Take a long-haul flight to anywhere in the world and the chances are you will have to deal with jet lag at the other end. While a lucky few don’t seem to suffer from it, most of us do, and it’s not fun. I would love to show you a magic trick that will make it disappear, but if there is one, I haven’t discovered it yet. What I have figured out is what helps make it more tolerable until it wears off. So here are a few of my tried and tested remedies for jet lag.*

What is jet lag and why does it affect us?

Jet lag is the disruption that happens to your body clock (or circadian rhythm) when you cross multiple time zones. Where you would go to sleep at 11 p.m. back home and suddenly find yourself in a place where it is only 3 p.m., you will be ready for bed while it’s still the middle of the day. Or you’re tossing and turning in your hotel room bed because your body thinks it’s daytime while it’s the wee morning hours at your destination.

As your body clock adjusts to its new time zone, the jet lag will eventually wear off. It typically takes about a day for every hour of difference. So if you have crossed 5 time zones, you can expect to be fully adjusted after 5 days.

What can you do to cope in the meantime?

There are a few things you can do to help get your body into its new time zone so that it can begin to adjust as soon as possible.

While you are travelling

The best trick I’ve found so far to deal with jet lag is to start from the minute you get on the plane:

  • Change your clocks. Switch the time on your watch, phone, laptop etc. to that of your destination. This way you can start to adapt straightaway. If it’s now dinner time, have something to eat and try to get some sleep. If it’s early morning, avoid sleeping if you can, or nap for just an hour or so.
  • Work to your new time zone. Eat the right food for your new time zone. If it’s breakfast time, have breakfast. If it’s dinner time, eat dinner. Sounds simple! You may not feel like breakfast at what feels like 10 p.m. for you, but it will help you get into the right mindset.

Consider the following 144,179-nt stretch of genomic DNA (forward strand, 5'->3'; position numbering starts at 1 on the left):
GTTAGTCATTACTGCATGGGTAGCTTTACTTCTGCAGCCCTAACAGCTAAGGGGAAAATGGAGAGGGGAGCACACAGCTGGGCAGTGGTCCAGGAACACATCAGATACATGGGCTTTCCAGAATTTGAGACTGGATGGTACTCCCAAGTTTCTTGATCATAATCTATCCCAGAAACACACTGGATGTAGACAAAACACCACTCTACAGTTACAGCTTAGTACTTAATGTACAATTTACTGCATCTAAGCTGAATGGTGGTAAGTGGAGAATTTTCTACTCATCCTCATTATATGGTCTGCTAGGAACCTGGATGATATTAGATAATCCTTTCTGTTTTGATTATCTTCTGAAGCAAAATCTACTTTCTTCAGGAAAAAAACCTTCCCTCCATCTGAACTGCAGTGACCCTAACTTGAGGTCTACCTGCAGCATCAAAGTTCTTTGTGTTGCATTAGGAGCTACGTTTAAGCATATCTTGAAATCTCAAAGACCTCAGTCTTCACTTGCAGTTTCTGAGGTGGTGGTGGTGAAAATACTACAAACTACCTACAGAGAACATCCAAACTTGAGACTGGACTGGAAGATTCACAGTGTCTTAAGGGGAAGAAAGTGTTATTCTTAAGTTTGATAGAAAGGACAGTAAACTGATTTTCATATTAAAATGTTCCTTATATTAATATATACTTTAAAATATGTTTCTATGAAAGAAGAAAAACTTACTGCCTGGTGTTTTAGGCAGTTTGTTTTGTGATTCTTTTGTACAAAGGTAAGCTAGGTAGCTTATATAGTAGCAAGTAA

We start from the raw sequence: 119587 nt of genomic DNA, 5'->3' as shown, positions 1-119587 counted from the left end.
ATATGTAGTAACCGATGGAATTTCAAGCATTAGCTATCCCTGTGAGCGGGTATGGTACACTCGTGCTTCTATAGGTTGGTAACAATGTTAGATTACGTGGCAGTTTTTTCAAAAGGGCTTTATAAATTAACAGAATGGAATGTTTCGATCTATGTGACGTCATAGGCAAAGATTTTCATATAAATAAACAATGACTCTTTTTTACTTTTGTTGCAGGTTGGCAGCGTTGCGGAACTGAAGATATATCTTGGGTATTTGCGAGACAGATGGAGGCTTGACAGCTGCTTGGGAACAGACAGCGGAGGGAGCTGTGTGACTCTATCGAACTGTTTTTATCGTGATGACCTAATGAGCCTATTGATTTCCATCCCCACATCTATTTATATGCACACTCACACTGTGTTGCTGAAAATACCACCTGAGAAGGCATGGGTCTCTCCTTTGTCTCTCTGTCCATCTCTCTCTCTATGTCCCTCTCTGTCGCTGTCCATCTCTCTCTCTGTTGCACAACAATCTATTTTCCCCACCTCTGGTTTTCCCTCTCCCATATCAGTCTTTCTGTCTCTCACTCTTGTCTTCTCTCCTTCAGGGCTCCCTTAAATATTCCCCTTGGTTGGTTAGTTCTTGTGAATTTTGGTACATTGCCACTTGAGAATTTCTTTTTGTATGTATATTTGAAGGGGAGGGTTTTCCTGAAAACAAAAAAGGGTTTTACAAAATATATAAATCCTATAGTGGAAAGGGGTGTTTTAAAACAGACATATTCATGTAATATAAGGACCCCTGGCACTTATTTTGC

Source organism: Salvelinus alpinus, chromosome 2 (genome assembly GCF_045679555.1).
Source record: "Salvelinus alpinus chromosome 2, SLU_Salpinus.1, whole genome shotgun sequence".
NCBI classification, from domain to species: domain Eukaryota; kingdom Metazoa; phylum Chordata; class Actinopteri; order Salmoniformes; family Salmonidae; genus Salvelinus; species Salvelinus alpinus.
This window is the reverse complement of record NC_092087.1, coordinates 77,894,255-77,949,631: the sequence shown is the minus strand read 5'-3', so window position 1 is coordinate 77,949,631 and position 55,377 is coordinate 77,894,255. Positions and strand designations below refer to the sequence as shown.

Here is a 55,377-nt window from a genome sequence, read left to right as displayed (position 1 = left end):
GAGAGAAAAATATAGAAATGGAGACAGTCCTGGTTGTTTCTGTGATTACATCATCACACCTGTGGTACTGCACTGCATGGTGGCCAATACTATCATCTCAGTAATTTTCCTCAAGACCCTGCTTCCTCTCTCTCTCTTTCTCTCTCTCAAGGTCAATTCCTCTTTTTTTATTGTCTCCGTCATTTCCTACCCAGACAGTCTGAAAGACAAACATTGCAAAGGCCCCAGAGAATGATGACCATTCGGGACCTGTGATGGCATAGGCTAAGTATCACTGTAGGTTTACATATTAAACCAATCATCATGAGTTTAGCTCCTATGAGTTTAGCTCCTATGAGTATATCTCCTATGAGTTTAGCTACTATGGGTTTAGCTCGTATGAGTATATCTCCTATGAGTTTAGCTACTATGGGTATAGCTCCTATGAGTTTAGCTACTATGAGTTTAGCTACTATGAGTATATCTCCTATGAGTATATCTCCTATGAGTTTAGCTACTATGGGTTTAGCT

When you arrive

Try to fit into your destination’s time zone straightway. I find the following usually work:

  • Napping. A short nap can help if you have a full day ahead of you on little to no sleep. However, avoid anything longer than a couple of hours. Set your alarm and get up and moving.
  • Stay active. If it’s daytime, stay awake and stay active. This will keep you busy and tire you out so that you’re ready to sleep. An early night can work – just don’t make it too early!
  • Take advantage of being awake. If you wake up early, get out and make the most of it. One of the best things about early mornings are the sunrises and watching a city (or nature) wake up. Grab a coffee and watch everyone else get to work or enjoy the birds and animals as they go about having their breakfast.
  • Light therapy. Get plenty of fresh air and maybe some light exercise. For starters, you won’t be lounging on the sofa where the temptation to nod off is greater. More importantly, fresh air and exercise and especially daylight will work wonders to reset your circadian rhythm.
  • Focus on your current time zone. Forget what time it is back home. Be present in your new destination and enjoy it! The only time you need to worry about the time difference is if you need to call home.

Plan ahead where possible

The best way to beat jet lag is to plan ahead, if you can. You will enjoy the journey more and suffer less at the other end.

  • Start at home. A few days before your trip, try to get to either get to bed or wake up earlier – depending on what the time at your destination will be. This way you’re cutting down the number of days it takes to acclimate on arrival.
  • Rest up before your flight. Easier said than done, I know! But if you are organised and not leaving everything until the last minute, you will not be as stressed on your journey.

Similarly, if you can plan your return to fit into your disrupted sleep, even better. I recently travelled from Europe back home to the US, which is a 7-hour time difference. This meant waking up at an ungodly hour. On my return, I was due to attend an online conference that was on UK time, which is a 5-hour difference. With jet lag, making those 5 a.m. networking Zoom sessions was a piece of cake for someone who is not a morning person! Obviously, this isn’t always possible, but if you can fit in your trip around anything that you must do on your return, I promise it will make things much easier.

Using over-the-counter medication

Less so in Europe but much more available in the US are various sleep aids that frequent travellers swear by, such as melatonin products. Melatonin has the opposite effect to light, signalling to your body that it’s time to sleep. Many swear by it, but I personally avoid it. As a solo traveller, for safety reasons I prefer to be (or be able to quickly become) alert and have my wits about me to get around. If you decide to try taking melatonin or any other sleeping aids, please speak to your doctor or pharmacist first.

If you have a tried and tested way to deal (or even beat) jet lag, please do share!

*If you want to delve into the science behind jet lag, try the Huberman Lab by Dr Andrew Huberman, which has some interesting podcasts on the topic.

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